There’s another performance luxury SUV to get your head around following the launch of the Audi RS Q8 at the LA Motor Show
Worried the world was short of a near-450kW SUV? Worry not, because Audi is here with its 440kW RS Q8. All 2315kg and 304kmh of it.
The pinnacle of the Q8 line-up, the RS Q8 takes the running gear of a Porsche Cayenne Turbo/Lamborghini Urus/RS6 Avant and sticks it in Audi’s four-door coupe SUV body, which, front and rear PUs aside, is pretty much a Lamborghini Urus. Or is it the Urus that’s a Q8 in drag…
While Audi Sport claims its hyper-SUV isn’t as extreme as its Italian cousin, the performance numbers suggest otherwise. Some 440kW and 800Nm of torque from the same 4-litre, twin-turbocharged V8 are substantial enough numbers to hurl this behemoth along the road at frankly obscene speeds for something so large. Zero to 100kmh flashes by in 3.8sec (a tenth quicker than a Carrera GT), and 200kmh in 13.7sec. And its delimited top speed of 304kmh defies the laws of physics. And sanity.
What we do know is that Audi is claiming to have s completed a 7m 42s lap of the Nurburgring Nordschliefe in the RS Q8, some 5s faster than the unofficial 7m 47s that being widely attributed to the Urus.
There are some ‘green’ credentials to the RSQ8’s powertrain, because it also includes a mild-hybrid system based on a 48V electrical system. At its core is a belt alternator-starter connected to the crankshaft. When the driver lifts off or is braking, up to 12kW of power can be stored in the lithium-ion battery. Lift off at any speed between 54kmh and 159kmh and the drive system will do one of two things depending on the driver mode selected: it will either recuperate energy or allow the engine to coast for up to 40 seconds. In stop-start traffic the car will drive on electric power up to 20kmh and utilities the front camera system to restart the engine in anticipation of the traffic flowing once again.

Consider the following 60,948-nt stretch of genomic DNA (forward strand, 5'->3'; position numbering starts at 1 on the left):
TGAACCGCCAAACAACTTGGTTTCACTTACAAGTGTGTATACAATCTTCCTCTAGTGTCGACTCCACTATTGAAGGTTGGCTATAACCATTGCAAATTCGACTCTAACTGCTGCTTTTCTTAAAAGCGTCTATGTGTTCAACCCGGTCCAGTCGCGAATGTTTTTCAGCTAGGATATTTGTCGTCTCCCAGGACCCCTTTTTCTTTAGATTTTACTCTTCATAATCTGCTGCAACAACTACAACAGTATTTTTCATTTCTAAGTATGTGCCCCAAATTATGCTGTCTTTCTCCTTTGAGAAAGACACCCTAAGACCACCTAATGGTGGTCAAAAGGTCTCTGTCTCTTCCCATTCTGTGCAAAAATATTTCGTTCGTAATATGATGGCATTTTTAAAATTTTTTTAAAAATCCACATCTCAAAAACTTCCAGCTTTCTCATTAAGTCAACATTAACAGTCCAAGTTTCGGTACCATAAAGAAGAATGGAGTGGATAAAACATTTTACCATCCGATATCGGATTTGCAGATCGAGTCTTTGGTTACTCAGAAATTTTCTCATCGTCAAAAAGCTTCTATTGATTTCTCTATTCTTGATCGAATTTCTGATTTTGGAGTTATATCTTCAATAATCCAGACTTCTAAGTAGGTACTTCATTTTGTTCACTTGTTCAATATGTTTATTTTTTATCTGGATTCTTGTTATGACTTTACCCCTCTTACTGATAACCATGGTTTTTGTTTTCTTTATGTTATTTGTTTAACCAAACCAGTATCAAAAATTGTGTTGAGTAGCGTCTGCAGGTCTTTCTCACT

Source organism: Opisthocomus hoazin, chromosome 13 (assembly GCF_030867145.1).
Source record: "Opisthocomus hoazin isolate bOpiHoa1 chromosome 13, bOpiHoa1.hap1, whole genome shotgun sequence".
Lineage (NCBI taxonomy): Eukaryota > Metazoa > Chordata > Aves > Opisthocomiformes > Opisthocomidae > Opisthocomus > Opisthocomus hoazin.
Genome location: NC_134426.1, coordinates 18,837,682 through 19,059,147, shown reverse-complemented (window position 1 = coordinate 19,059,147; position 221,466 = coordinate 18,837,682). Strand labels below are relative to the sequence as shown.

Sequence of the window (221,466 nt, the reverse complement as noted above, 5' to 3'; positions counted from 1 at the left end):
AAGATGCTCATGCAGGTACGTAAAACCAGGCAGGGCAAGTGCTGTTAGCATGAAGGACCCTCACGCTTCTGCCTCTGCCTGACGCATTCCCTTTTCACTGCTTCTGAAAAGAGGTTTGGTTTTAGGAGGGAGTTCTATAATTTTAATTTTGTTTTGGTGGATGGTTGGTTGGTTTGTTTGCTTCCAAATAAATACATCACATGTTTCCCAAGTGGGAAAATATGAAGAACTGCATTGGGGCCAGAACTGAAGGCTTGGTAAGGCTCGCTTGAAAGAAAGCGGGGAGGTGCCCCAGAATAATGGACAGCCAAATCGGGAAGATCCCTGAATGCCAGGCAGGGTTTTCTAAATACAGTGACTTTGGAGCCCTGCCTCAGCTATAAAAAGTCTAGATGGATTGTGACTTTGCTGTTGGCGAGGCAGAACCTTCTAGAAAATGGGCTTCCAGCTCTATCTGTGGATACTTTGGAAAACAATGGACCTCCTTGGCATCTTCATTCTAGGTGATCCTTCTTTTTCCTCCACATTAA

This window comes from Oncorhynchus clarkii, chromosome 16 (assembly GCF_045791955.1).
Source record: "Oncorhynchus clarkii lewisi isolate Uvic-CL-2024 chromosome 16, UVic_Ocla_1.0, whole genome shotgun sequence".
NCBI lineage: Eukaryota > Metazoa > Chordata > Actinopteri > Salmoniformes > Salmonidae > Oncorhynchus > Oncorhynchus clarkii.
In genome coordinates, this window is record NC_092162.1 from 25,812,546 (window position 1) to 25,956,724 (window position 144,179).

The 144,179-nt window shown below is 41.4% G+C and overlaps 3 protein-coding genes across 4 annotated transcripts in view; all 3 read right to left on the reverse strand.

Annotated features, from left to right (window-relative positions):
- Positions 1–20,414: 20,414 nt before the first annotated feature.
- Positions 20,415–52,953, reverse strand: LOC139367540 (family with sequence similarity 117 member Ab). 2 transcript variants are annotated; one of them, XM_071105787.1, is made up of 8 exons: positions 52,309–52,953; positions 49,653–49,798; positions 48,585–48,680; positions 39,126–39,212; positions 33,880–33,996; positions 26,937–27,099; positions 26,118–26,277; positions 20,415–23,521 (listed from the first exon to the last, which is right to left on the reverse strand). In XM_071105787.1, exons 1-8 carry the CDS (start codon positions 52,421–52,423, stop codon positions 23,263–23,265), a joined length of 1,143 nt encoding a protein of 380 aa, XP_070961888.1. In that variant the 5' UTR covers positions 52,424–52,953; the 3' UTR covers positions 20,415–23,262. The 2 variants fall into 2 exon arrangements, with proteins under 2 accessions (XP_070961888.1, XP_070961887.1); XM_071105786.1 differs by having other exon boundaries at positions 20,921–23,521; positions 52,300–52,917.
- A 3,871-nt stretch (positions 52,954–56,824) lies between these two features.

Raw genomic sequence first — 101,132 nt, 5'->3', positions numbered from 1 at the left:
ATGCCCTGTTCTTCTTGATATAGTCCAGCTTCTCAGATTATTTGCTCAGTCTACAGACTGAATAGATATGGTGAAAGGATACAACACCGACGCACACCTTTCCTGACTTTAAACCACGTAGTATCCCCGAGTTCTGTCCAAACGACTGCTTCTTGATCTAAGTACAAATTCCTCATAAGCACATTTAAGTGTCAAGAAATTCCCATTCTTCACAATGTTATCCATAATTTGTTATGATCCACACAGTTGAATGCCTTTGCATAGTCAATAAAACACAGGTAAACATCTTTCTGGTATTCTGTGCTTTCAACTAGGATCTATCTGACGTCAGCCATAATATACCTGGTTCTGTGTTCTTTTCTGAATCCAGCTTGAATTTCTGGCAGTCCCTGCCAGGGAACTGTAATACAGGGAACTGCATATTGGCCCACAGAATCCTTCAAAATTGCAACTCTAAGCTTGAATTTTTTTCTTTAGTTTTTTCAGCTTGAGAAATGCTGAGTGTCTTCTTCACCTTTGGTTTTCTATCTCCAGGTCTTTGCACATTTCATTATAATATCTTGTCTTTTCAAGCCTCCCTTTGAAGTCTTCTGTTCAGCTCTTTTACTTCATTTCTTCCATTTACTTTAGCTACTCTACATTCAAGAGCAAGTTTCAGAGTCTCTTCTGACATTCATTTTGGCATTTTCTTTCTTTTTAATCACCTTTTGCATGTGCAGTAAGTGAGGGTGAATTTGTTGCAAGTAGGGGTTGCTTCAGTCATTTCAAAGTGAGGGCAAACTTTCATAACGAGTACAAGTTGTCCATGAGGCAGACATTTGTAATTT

Audi’s quattro permanent all-wheel-drive system is standard along with an eight-speed Tiptronic gearbox, with a mechanical centre differential distributing power and torque 40:60 front to rear. As much as 75 per cent can be directed to the front and 85 per cent to the rear if slip is detected. An optional quattro Sport differential is also available. Standard active torque vectoring works with the wheel-selective torque control system to manage traction, stability and the RSQ8’s dynamics.
Five-link suspension is fitted front and rear with adaptive air suspension and active damping as standard, the latter tuned to an RS-specific spec, and it combines to provide a ride hight variation of 90mm depending on the mode selected. Active anti-roll bars are optional, although these are included with the optional Dynamic Package Plus, which also raises the top speed from 250kmh to 304kmh and adds a quattro sport diff and ceramic brakes.
Audi Drive Select provides the driver modes: Comfort, Auto, Dynamic, Efficiency, All-Road, Off-road and the two configurable RS-specific modes – RS1 and RS2. Both RS modes are accessible via the RS-MODE button on the steering wheel and allow you to play with the engine, gearbox, steering (including the all-wheel steering) and suspension settings, along with the exhaust note.
A set of 22-inch wheels are standard fitment, with 23s optional, which, incidentally, weigh 45kg each with a tyre fitted. That’s 45kg of unsprung mass capable of travelling at 304kmh. Madness. The standard composite brakes come with 420mm front discs and ten-piston calipers, with 370mm rotors for the rears. The optional ceramic discs measure 440mm at the front.
While the body in white for the RS Q8 is untouched from that of a regular SQ8, the fixtures and fittings are unique. These include the single-frame RS-specific and honeycomb radiator grilles, a pair of solid state air inlets and vertical air blades.
Additional width is achieved by fitting wheelarch trim strips, adding 10mm and 5mm front and rear. The side sills, rear diffuser and rear roof spoiler are all bespoke, the last providing downforce across the car’s rear axle at high speed to improve stability.
RS Sport seats and Alcantara highlight the interior as an RS model, as do the special RS displays within the Audi virtual cockpit. RS logos adorn the cabin, from the steering wheel to the kick plates in the sills.
The all-new Audi RS Q8 is expected to arrive in Australia in the third quarter of 2020. Pricing and specification will be announced closer to launch.